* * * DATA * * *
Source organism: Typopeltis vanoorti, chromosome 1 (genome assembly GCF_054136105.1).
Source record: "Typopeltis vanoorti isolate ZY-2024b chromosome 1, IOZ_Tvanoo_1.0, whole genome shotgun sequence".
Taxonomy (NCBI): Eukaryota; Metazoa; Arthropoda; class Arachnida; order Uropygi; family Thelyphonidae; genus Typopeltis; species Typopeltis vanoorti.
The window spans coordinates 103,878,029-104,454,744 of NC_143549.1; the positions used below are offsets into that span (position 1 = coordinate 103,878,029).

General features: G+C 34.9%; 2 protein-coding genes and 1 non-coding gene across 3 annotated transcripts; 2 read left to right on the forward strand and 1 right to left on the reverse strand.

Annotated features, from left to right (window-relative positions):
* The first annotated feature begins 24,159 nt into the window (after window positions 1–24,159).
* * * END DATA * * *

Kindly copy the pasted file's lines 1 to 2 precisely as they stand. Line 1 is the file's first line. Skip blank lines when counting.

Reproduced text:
Source organism: Typopeltis vanoorti, chromosome 1 (genome assembly GCF_054136105.1).
Source record: "Typopeltis vanoorti isolate ZY-2024b chromosome 1, IOZ_Tvanoo_1.0, whole genome shotgun sequence".